We lived in Asheville for a short time. We left Asheville while I was very young, just a baby. Our father had worked for the railroad and part-time for the telephone company. Just what the telephone company was like at that time or how far it had advanced I do not know. Anyway they hired my father to go to Alabama with the company. We lived in Cullman for how long I do not know. We went to Roanoke, Virginia, for a few months, sent from there to Birmingham, Alabama. In Birmingham he was put on permanent as a foreman. While in Birmingham my sister Dorothy Lorene was born. We lived with my mother's brother Simmie Butner and his wife, Susie, while in Birmingham. Uncle Simmie had a shoe repair shop. A kind, gentle man, he was really gifted working with leather and also carving wood. I loved the wooden chains he made with marbles cut into them. He died many years ago with TB. He and Aunt Susie are buried at Mt. Hope in Franklin. They had no children.
David Simeon "Simmie" Butner in front of his shoe repair shop, Birmingham, Alabama, about 1914.
The first toy I remember playing with was there. A little neighbor boy about my age, Charles Copeland, and I were playing on the front steps of my uncleís house when one of us (I donít know which) found a silver dollar under the steps. I had an empty spool; so, we put the silver dollar on the spool and made a table. I suppose I got my pattern from the round oak table that my daughter Sara has now. I loved my little invention and kept it in my pocket.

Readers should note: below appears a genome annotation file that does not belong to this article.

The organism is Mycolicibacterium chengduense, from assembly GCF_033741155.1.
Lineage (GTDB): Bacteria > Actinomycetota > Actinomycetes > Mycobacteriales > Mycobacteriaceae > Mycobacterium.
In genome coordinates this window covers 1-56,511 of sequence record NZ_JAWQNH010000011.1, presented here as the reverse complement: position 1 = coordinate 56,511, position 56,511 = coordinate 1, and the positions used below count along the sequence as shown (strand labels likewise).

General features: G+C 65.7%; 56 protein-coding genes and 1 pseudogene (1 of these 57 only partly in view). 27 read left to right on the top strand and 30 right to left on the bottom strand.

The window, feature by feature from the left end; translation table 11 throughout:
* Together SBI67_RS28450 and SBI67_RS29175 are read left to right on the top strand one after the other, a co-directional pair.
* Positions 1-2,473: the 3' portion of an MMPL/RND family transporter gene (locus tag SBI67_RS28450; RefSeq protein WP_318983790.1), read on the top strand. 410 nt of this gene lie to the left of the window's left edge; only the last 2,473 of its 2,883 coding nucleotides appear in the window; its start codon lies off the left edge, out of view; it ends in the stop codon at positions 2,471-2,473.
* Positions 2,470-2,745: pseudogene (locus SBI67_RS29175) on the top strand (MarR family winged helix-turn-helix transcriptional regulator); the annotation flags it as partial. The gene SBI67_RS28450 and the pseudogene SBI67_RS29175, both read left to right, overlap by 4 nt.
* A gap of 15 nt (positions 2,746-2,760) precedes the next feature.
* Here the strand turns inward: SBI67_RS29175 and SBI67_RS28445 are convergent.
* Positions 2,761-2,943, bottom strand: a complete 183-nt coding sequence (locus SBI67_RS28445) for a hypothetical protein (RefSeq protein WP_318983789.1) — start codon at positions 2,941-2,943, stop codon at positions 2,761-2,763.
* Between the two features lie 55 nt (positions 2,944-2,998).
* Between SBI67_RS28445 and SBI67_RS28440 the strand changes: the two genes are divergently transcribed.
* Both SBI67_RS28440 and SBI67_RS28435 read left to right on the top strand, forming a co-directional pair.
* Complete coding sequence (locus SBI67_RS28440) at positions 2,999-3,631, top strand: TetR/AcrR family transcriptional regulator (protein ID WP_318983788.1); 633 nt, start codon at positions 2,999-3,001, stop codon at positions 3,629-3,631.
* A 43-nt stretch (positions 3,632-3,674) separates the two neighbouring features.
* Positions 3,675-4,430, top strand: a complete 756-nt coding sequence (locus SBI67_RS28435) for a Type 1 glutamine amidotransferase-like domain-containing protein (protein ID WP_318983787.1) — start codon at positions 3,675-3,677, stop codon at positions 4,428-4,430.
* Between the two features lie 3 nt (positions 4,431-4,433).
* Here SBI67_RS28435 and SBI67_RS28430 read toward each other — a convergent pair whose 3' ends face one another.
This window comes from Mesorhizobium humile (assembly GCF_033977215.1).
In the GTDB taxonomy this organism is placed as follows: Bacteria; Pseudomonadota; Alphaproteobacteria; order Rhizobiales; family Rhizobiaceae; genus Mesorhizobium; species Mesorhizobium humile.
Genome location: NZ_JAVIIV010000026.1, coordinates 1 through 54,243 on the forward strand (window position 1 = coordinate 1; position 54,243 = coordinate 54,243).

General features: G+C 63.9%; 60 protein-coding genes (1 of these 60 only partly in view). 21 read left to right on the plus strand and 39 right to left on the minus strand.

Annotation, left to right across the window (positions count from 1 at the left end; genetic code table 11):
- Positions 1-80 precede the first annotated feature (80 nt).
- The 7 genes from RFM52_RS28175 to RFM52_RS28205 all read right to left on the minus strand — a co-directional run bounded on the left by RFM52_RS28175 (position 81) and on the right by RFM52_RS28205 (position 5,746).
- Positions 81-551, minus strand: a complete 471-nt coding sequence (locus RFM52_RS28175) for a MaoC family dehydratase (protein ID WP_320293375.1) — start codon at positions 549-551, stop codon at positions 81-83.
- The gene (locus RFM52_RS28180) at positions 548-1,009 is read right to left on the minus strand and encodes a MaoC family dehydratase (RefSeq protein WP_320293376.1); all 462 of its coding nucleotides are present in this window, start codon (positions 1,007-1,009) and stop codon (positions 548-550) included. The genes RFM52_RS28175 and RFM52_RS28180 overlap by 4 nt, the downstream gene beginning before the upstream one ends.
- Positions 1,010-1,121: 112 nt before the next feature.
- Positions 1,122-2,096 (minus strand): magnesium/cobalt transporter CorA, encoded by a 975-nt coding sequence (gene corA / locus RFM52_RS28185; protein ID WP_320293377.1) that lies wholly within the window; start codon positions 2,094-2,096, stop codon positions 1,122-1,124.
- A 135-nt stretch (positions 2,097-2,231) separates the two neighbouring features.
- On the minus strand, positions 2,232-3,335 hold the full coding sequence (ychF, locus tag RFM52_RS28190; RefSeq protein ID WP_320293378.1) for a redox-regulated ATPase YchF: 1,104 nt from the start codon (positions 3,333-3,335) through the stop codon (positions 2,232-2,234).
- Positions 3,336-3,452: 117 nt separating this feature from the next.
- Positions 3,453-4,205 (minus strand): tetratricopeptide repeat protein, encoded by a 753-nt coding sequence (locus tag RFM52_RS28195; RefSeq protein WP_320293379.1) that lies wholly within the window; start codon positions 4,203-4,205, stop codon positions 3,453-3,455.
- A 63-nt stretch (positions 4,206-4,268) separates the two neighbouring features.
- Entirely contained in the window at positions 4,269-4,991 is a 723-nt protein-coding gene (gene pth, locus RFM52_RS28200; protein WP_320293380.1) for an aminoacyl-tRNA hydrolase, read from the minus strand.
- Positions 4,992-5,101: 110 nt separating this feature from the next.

Here I am in 1973 with my grandmother's table, which my mother gave to me when I married. It has served not only as our dining table but as a work table, a games table, and, for nine years, as our youngest two children's homeschool desk. It has been in use in our family for nearly one hundred years.
I remember that a little girl that I played with died. Mama was at the funeral and felt terrible because I had bitten the child and the prints of my teeth were on her cheek Mama said I was the best child and the worst child she had. Figure that out. She said I played so well with my toys and was kind; but if you meddled too much, I would bite like a dog. I was afraid of the street cars. A boy riding his bicycle was struck and killed by a street car. I thought they were monsters.
We wore dresses that were called aprons with pockets on them. Mama made most of our clothes. She did beautiful work. She was a pretty woman, with big brown eyes and lovely auburn hair. I can remember when she was very small and wore about a size 8 dress. Daddy was a nice looking man, and I remember well when he would wear a derby hat. And could he ever buck dance! Iíll never forget that.
My mother's parents, Zebulon Beard Gentry and Goldie Gertrude Butner, shortly after their marriage in 1906. Note Zeb's derby hat.